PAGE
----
A witness says she would have been involved in the attack in Kongsberg, Norway, had she not had a cigarette on her terrace, where she saw the killer with a bow
A traumatized witness described the terrifying moment in which she observed a man who killed five people in a bow and arrow attack in Norway.
The woman, referred to only as Hansine, said she narrowly missed out on being involved in the supermarket robbery and feared that if she hadn’t stopped for a cigarette, she would have been killed.
Panic set in when she saw someone run past her terrace and then a man with a quiver over his shoulder and a bow in hand stood on a street corner, she said TV2.
Hansine said the gunman was soon gone and she saw people run for their lives, including a woman holding a child when terrorist stories surfaced in Kongsberg after the fatal attack.
Terrorism was examined as a possible motive.
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Other witnesses have described seeing the bodies of the victims on the ground and hearing cries for help.
Ida Skinness was on her way out when her roommate yelled at her to stay inside.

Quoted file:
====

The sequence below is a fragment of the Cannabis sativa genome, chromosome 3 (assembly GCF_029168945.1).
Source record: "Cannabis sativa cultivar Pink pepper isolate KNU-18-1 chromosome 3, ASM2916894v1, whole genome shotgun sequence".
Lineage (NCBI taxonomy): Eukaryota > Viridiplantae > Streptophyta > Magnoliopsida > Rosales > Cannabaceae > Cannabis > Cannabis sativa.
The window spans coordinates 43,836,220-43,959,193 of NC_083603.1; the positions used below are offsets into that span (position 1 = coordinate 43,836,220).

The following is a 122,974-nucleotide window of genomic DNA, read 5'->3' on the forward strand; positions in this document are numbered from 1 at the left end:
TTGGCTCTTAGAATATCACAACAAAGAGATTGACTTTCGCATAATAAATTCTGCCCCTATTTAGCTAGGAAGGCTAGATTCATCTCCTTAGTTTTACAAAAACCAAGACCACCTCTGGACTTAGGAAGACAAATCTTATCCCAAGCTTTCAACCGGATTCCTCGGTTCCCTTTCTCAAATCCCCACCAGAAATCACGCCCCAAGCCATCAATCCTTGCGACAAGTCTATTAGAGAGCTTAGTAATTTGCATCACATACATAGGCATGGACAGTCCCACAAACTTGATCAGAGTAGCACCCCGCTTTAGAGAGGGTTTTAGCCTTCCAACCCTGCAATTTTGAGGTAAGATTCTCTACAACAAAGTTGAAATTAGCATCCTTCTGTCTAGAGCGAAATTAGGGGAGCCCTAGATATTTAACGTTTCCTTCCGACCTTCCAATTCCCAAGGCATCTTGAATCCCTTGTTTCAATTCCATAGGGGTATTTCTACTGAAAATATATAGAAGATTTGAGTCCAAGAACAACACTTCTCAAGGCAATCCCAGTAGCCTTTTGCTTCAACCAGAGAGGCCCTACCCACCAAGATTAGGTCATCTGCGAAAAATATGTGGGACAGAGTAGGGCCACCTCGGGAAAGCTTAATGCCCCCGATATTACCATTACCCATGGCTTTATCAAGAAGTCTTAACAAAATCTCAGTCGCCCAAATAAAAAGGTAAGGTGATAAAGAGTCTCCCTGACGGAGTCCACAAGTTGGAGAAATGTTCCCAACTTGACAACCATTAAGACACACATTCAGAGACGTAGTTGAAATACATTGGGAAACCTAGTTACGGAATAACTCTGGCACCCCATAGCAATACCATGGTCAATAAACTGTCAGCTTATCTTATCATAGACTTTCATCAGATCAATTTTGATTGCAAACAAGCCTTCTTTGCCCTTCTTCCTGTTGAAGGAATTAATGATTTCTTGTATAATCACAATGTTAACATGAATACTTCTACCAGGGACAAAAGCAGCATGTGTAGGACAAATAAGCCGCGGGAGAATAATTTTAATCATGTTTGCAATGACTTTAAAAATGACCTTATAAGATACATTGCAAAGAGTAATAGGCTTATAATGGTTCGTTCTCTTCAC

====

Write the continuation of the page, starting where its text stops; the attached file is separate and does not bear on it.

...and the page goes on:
Ida said to TV2: “Then I heard howls and screams outside and saw people running and then a lot of blue lights.”
Hansine said a person, possibly a police officer who was responding to the rampage, ordered her to protect herself inside her home after seeing the attacker on the street.
She soon turned on her television and realized the horror that was happening nearby.
Hansine said she planned to go to the co-op supermarket after finishing her cigarette, where the attack occurred.
She added, “I’m very grateful that I took this smoke or I would have ended up in the middle of it on my way to the store.
“The smoke saved me.”
Five people were killed and two others were seriously injured, including an off-duty police officer who was a customer in the store, on Wednesday evening.
The suspect, a 38-year-old Dane who lives in Kongsberg, was arrested after escaping the scene and officials firing warning shots, police said.
He is said to have been the only attacker and remained in custody Thursday morning, but had not yet been questioned.
“The man used a bow and arrow … for some of the attacks,” Police Chief Oeyvind Aas told reporters.
Police were investigating whether other weapons had also been used, he said.
The death toll was the worst of any attack in Norway since 2011, when right-wing extremist Anders Behring Breivik killed 77 people, most of them teenagers in a youth camp
The attacks on Wednesday occurred over “a large area” of Kongsberg, a community of around 28,000 in southeastern Norway, about 65 kilometers from the capital, Oslo.
After the attacks, the police department announced that they had instructed officials across the country to carry firearms. The Norwegian police are usually unarmed, but officers have access to weapons and rifles if necessary.
“This is an additional precautionary measure. The police have not yet received any indications of a change in the national threat level,” the directorate said in a statement.